What does Rosh Hashana mean to you? This is both a joyous time and difficult period among Jews. Rosh Hashana literally means “head of the year,” and it is a time that is marked with both anticipation and inward exploration. The ten days between Rosh Hashana and the Day of Atonement, or Yom Kippur, are known as the Days of Awe. During these days, we seek the forgiveness of people we have wronged during the past year, so we can start the year anew.
On Rosh Hashana, we gather to eat a traditional dinner together, which, of course, will include my mother Elaine Evnen’s recipe for matzo ball soup. My brother and I are deciding whether we will make the traditional brisket with roasted potatoes, or prepare short beef ribs and polenta for dinner.
What is the significance of honey and the tradition of honey cake during Rosh Hashana? Meals during Rosh Hashana include apples and honey, which symbolize hope for sweetness in the coming year. My favorite recipe is this Honey Cake, which uses applesauce and honey, combining the ever-present symbolic foods of Rosh Hashana. Honey Cake can be served before the meal, after people return from services — or shul — and is also served during or after the meal.
My honey cake is made with honey from my father Everett Evnen’s beehives in Lincoln, Nebraska, which is a beloved resource. My dad has kept bees for years, and has gleaned probably a ton of honey, yet has never sold a jar. It’s always given as a gift, and it finds its way into my Honey Cake every year. The beehives are surrounded by acres of wildflowers he has planted to support the bees and the honey is very pure and just beautiful.
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Can you explain the food-family connection apparent within the Jewish community? There is just nothing better than watching the people you love enjoy the food you’ve prepared for them. Preparing family recipes can literally be a taste of family — a wonderful memory of your heritage. It’s always been important to me to maintain family traditions around the table. As Jewish people, we have so many opportunities to gather, after a day — or days — of worship, we also experience the history of food that our mothers and grandmothers prepared.
I wish I could make my Grandmother Dorothy Evnen’s carrot ring with real schmaltz (rendered and clarified chicken fat) baked in a funny little carrot ring mold, served with peas, in the center of the ring on the plate. But I don’t keep schmaltz and the mold is, sadly, long lost. My mother’s chicken soup embodies a deeply valued tradition, with thousands of gallons created in her pressure cooker. Her soup is comfort and healing in a bowl. It represents a solid flavor memory.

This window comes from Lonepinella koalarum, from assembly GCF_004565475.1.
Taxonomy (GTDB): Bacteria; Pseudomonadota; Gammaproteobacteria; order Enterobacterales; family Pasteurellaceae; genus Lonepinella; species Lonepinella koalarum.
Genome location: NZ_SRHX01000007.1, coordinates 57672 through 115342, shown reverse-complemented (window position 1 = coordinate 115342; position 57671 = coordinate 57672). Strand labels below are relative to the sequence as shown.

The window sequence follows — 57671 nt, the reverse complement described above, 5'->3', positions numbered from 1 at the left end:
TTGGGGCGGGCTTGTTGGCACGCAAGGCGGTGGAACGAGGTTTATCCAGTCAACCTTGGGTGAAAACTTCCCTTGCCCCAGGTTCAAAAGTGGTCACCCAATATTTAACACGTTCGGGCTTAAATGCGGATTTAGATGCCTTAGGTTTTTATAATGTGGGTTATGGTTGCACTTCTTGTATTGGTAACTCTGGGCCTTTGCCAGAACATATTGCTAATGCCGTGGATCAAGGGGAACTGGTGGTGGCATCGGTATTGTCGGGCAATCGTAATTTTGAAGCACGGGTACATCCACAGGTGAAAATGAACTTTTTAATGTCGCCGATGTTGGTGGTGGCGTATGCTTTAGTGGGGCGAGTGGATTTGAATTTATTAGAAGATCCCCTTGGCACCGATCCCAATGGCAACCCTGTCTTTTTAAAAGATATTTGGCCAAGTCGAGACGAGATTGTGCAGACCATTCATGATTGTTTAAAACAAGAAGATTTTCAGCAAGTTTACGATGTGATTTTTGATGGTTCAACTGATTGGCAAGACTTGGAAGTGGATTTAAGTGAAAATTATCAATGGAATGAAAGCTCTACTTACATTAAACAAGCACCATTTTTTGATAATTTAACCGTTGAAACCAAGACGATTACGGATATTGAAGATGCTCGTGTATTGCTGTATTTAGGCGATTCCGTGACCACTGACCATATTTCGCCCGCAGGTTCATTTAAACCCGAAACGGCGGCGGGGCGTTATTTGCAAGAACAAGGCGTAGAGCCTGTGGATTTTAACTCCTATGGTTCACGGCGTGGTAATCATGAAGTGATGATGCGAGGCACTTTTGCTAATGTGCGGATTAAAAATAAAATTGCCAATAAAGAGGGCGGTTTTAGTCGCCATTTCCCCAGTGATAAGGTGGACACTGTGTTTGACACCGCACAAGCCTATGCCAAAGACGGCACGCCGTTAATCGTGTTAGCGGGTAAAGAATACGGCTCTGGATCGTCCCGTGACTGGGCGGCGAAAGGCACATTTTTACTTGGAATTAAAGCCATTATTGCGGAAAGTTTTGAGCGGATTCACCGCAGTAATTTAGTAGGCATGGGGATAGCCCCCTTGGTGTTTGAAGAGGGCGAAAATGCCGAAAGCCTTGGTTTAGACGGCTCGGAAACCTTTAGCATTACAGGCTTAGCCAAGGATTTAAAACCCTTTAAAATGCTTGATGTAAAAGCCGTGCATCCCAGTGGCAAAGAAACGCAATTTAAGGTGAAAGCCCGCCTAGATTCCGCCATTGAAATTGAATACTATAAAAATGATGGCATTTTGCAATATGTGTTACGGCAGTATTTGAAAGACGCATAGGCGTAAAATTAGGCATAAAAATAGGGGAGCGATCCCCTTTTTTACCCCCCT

How does your interest in food extend beyond traditional Jewish offerings? The Kansas City food scene is really, really interesting to me and I am a poser in a group of true culinary experts, also known as the Kansas City Hard Core Foodies. These people amaze me with their creativity, energy and knowledge and are connected in real ways with the expert chefs we have in our community.
For me food is art and creating a meal is not only about passion, it’s also about vulnerability. As a painter spends time conceptualizing and working on a canvas, it is no small accomplishment for a chef to be as passionate about conceptualizing and preparing food.
While I have a true appreciation of food, I am a pretty simple cook. With my children in college now, there is an opportunity to reclaim the kitchen counter and begin to experiment. However, I think simple is best, and lots of the time that means going back to the traditional recipes.
Mary G. Pepitone is a freelance writer who lives in Leawood. She also writes a nationally syndicated home column. E-mail her at email@example.com to nominate a cook.
Judith Evnen Benson
On Sunday, Sept. 13, at sundown, Judith Evnen Benson will gather with family and friends to celebrate the beginning of Rosh Hashana, commonly referred to as the Jewish New Year. Rosh Hashana is the first of 10 days set aside for reflection culminating in the Day of Atonement, or Yom Kippur.
Residence: Overland Park
Occupation: She has a master’s in social work and owned an executive coaching business.
Special cooking interest: Preserving Jewish traditions through food.
Family: Son, Sam, 21, and daughter, Emma, 18
Makes 48 servings
4 cups all-purpose flour
1 teaspoon baking soda
1 teaspoon cinnamon
1 teaspoon ground ginger
1 (16-ounce) jar honey
1 cup sugar
2 cups chunky applesauce
Preheat oven to 350 degrees. Coat the inside of a 9-by-13-inch glass baking pan with cooking spray and dust with flour. Set aside.
In a large mixing bowl, sift flour, baking soda, cinnamon and ginger together. Set aside.
In a separate large mixing bowl, using the paddle attachment on a stand mixer, beat honey and eggs together until well incorporated. Add sugar and applesauce to bowl and mix until sugar dissolves. Slowly add sifted ingredients, stopping mixer occasionally to scrape down sides.
Pour batter into prepared baking pan and bake for 50 minutes, or until a cake tester comes out clean. Allow to cool before slicing and serving.
Per serving: 92 calories (4 percent from fat), .5 gram total fat (trace saturated fat), 13.5 milligrams cholesterol, 21 grams carbohydrates, 1.5 grams protein, 31.5 milligrams sodium, .5 gram dietary fiber.
Adapted from Phyllis Sarto’s recipe in California Kosher cookbook.